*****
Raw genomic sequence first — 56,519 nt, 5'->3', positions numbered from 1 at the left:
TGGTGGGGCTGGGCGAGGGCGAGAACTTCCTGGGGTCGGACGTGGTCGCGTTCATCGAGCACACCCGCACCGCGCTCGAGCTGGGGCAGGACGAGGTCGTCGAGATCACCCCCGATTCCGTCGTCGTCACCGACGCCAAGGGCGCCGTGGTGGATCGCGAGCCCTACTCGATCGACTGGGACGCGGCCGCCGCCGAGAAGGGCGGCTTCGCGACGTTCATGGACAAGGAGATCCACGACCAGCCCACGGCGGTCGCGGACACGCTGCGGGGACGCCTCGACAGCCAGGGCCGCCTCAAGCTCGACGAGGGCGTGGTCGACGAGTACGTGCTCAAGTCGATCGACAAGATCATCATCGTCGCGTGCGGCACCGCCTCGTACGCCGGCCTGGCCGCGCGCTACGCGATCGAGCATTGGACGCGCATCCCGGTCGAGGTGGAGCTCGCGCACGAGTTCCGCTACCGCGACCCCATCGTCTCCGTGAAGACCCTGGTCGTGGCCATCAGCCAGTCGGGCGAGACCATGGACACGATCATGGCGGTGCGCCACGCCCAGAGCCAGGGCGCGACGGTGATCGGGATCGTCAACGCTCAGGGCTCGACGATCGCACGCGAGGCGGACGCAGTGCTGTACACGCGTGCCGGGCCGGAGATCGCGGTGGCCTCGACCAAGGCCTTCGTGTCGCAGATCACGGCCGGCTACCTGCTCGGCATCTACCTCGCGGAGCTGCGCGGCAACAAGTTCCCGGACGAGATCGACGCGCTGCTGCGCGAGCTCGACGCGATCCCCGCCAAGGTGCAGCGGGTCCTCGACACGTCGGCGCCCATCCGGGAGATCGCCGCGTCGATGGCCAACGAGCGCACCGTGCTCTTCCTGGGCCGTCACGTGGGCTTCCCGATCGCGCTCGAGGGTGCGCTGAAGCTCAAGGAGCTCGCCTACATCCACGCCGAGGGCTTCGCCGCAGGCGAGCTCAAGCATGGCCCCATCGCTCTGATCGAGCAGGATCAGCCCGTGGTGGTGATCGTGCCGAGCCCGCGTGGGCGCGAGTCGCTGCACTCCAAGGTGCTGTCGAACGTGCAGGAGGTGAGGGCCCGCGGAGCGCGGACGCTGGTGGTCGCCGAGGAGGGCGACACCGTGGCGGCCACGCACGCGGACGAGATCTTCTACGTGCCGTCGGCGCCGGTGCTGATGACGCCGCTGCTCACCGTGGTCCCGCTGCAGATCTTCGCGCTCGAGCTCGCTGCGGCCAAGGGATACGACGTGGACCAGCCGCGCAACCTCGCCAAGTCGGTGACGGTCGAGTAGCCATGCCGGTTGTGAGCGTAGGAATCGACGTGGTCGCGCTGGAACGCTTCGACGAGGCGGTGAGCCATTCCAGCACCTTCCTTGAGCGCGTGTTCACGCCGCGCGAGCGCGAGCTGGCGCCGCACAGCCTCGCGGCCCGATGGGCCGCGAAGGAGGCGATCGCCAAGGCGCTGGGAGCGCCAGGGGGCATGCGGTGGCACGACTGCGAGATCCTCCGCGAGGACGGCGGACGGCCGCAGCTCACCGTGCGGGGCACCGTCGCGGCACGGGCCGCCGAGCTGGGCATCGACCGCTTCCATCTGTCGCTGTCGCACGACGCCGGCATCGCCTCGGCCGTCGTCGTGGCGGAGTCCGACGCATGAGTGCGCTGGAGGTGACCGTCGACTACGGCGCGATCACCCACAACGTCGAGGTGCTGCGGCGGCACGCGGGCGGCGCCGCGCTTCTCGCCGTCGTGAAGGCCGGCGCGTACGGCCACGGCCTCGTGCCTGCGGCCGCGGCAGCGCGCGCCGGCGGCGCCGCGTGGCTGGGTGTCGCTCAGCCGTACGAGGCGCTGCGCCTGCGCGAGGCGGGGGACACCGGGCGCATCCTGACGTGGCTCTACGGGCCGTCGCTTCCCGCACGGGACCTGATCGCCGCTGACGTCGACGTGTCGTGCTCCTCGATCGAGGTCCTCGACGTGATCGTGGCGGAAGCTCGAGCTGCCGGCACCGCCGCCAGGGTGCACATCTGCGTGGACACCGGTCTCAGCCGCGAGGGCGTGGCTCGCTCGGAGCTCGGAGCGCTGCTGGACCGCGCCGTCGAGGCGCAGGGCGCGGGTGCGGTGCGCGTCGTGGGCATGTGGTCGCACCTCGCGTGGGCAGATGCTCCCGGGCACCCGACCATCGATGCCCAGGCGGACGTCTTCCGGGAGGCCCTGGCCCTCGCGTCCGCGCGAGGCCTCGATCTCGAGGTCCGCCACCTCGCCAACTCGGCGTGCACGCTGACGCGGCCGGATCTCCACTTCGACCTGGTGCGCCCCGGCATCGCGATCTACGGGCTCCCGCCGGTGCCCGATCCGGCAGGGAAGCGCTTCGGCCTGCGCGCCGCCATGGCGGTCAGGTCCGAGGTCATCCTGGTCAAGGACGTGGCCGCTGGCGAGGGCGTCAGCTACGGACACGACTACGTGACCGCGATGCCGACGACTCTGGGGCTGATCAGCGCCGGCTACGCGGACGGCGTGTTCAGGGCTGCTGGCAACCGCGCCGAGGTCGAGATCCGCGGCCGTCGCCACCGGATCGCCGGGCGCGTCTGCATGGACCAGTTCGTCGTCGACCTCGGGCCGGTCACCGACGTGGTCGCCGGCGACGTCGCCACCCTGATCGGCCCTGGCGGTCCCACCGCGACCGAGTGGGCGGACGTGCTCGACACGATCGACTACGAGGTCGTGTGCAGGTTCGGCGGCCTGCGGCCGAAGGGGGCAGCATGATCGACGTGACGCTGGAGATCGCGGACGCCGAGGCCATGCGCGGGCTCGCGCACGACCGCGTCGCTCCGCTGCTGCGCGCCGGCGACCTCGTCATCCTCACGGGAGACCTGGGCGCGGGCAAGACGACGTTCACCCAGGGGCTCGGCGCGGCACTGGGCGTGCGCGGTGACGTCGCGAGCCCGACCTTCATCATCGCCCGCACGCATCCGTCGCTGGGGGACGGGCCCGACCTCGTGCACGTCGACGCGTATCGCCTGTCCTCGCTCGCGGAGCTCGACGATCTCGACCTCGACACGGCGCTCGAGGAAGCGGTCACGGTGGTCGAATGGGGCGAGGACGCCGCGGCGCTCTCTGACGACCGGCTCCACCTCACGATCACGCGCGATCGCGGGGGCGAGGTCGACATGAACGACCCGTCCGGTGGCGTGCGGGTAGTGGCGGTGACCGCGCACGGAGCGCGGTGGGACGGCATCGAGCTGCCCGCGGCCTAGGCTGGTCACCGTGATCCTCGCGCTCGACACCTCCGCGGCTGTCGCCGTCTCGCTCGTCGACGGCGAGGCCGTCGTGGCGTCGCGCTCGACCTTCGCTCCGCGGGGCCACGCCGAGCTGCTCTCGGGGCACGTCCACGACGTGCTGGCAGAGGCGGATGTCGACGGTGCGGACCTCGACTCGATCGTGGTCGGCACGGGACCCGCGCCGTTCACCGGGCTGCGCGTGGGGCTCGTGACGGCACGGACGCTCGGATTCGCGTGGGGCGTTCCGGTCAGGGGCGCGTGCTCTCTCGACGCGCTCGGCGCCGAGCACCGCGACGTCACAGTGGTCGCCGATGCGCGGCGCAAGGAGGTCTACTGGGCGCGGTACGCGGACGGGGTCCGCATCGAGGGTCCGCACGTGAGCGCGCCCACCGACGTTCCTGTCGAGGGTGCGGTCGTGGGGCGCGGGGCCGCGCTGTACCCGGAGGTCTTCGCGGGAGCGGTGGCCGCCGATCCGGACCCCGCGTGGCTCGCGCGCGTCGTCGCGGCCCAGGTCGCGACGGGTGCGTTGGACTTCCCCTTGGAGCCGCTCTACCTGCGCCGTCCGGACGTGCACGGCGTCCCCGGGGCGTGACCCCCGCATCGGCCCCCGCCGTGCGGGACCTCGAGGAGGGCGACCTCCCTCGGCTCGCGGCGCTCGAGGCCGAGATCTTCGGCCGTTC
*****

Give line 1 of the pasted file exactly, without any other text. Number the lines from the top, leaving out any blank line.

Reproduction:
Raw genomic sequence first — 56,519 nt, 5'->3', positions numbered from 1 at the left: